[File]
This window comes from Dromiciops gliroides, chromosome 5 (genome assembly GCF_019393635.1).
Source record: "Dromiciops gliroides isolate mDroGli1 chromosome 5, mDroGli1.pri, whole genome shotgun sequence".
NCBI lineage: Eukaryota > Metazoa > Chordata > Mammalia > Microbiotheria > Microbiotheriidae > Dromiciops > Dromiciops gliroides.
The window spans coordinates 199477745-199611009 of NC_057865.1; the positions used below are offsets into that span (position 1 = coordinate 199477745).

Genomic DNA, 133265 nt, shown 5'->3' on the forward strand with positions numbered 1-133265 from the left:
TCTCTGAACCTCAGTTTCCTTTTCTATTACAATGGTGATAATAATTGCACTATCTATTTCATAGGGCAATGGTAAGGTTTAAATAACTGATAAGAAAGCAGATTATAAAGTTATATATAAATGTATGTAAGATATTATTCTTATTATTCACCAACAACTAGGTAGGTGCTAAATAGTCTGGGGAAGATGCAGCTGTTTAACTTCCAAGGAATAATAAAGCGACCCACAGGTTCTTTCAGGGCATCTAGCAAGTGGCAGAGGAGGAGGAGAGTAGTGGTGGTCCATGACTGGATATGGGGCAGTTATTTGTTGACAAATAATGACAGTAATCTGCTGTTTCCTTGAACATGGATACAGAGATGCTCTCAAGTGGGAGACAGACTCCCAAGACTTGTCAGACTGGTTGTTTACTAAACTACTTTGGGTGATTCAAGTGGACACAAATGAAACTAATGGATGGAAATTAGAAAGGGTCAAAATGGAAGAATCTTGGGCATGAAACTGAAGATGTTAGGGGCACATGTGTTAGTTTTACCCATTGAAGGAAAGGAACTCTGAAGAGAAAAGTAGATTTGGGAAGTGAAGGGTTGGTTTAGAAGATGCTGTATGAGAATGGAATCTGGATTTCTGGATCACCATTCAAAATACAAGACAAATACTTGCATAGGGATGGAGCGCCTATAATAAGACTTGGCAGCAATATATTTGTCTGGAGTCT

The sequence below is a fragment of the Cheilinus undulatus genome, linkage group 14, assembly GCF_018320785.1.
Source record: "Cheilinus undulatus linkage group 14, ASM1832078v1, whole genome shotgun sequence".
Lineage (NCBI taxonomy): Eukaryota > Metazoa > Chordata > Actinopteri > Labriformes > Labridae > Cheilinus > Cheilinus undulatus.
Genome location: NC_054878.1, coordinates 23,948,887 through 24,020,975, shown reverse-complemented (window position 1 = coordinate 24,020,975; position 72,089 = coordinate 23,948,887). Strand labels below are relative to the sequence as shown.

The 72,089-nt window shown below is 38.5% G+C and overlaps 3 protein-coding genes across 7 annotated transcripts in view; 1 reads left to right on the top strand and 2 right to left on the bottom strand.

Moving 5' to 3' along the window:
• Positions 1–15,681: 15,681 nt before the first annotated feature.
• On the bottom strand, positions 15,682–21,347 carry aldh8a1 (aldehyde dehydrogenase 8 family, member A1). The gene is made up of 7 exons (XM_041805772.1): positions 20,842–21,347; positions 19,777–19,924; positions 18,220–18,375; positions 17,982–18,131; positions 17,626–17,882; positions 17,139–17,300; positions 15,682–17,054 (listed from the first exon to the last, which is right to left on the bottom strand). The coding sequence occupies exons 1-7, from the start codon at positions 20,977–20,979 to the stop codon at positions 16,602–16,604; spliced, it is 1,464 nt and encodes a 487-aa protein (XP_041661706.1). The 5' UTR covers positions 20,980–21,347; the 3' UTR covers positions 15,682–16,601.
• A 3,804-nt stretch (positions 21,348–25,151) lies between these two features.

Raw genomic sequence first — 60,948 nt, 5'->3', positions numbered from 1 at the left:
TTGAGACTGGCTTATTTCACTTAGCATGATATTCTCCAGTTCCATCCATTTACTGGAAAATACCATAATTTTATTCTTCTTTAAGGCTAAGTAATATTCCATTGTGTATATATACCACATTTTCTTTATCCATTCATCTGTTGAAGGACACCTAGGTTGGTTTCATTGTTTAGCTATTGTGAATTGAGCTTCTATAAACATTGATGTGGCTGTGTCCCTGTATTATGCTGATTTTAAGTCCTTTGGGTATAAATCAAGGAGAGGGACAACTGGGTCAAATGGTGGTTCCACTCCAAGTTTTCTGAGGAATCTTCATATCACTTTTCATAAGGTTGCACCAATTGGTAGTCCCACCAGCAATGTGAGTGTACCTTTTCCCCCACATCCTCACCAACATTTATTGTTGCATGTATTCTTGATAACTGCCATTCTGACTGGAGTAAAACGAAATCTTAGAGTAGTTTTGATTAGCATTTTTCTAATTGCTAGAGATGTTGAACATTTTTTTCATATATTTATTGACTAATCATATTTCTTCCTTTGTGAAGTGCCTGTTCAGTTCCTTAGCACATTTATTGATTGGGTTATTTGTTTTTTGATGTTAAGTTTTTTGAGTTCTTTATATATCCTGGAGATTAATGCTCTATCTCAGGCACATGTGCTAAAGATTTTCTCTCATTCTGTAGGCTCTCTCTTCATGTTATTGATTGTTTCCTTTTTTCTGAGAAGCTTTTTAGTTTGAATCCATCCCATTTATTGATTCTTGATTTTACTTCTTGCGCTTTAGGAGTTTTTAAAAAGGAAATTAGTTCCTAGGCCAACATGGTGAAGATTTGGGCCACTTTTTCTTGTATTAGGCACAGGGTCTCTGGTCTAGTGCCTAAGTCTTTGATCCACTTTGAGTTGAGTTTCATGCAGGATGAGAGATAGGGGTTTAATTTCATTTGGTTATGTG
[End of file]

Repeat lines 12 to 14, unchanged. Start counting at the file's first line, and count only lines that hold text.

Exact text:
Moving 5' to 3' along the window:
• Positions 1–15,681: 15,681 nt before the first annotated feature.
• On the bottom strand, positions 15,682–21,347 carry aldh8a1 (aldehyde dehydrogenase 8 family, member A1). The gene is made up of 7 exons (XM_041805772.1): positions 20,842–21,347; positions 19,777–19,924; positions 18,220–18,375; positions 17,982–18,131; positions 17,626–17,882; positions 17,139–17,300; positions 15,682–17,054 (listed from the first exon to the last, which is right to left on the bottom strand). The coding sequence occupies exons 1-7, from the start codon at positions 20,977–20,979 to the stop codon at positions 16,602–16,604; spliced, it is 1,464 nt and encodes a 487-aa protein (XP_041661706.1). The 5' UTR covers positions 20,980–21,347; the 3' UTR covers positions 15,682–16,601.